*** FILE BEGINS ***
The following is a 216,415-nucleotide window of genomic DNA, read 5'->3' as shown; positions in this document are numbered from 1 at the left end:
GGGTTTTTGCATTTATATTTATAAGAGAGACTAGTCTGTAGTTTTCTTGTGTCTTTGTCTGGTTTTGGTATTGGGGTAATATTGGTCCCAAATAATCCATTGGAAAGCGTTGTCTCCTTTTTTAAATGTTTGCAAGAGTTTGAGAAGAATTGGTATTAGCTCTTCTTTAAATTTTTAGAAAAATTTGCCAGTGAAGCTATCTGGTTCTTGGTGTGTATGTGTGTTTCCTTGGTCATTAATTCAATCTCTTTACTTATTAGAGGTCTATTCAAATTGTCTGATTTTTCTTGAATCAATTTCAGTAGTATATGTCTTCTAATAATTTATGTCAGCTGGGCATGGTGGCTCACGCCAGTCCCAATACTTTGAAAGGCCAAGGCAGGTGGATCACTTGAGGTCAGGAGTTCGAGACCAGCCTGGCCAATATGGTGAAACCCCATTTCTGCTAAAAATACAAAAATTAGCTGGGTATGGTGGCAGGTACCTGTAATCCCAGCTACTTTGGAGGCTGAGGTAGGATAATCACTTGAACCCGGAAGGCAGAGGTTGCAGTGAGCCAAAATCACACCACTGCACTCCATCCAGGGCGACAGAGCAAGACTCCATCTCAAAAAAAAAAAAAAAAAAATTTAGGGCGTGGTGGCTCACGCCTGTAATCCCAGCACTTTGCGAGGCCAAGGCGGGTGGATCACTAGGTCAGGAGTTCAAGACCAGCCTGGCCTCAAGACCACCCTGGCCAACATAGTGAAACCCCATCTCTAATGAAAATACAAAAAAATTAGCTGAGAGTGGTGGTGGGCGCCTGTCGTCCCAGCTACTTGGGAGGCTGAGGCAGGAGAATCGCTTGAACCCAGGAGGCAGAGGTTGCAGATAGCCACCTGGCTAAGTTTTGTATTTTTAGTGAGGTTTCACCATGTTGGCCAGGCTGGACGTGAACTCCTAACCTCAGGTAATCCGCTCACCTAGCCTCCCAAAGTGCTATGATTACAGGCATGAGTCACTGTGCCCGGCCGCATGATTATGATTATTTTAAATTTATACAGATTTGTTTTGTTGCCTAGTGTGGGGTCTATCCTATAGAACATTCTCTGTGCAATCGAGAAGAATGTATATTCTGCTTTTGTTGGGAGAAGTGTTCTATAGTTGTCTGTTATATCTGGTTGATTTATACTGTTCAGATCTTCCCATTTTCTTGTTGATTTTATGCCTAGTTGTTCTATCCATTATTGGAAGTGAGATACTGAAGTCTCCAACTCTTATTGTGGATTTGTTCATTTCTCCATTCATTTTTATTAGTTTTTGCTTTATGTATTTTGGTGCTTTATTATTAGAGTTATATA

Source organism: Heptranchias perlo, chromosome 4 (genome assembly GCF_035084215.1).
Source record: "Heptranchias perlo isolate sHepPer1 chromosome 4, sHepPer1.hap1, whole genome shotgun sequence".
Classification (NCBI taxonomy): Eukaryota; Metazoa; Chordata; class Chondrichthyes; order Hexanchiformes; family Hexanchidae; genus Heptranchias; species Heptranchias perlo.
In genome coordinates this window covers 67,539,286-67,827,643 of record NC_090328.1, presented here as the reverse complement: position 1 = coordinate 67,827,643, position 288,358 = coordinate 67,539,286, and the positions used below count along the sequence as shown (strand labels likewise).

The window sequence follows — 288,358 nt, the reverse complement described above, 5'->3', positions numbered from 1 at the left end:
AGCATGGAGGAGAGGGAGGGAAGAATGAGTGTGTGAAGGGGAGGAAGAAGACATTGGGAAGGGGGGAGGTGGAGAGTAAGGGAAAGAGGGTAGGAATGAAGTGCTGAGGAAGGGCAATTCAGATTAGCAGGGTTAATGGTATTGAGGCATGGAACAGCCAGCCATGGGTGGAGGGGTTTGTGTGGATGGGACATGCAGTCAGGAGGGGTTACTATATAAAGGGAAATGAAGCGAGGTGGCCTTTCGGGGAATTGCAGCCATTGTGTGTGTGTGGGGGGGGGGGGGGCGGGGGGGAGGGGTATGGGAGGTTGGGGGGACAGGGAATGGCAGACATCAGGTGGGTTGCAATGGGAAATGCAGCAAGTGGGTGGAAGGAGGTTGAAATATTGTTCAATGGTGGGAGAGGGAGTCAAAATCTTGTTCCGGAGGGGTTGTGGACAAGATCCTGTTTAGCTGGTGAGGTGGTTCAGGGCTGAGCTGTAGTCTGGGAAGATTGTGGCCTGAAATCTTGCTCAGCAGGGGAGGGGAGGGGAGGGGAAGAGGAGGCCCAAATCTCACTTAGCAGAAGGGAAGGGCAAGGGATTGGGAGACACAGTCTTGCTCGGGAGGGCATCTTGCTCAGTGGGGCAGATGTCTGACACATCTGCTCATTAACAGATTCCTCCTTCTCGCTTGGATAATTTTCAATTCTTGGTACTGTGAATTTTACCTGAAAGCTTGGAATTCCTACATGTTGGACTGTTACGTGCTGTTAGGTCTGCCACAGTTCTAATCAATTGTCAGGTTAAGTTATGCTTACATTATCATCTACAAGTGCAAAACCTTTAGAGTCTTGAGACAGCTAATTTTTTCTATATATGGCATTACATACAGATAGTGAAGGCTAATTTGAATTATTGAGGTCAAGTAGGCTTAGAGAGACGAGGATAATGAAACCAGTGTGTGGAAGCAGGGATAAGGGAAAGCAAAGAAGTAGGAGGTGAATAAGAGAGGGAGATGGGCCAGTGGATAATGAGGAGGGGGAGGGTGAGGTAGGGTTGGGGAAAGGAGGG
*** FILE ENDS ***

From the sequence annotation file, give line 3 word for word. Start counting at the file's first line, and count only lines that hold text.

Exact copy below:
Source organism: Heptranchias perlo, chromosome 4 (genome assembly GCF_035084215.1).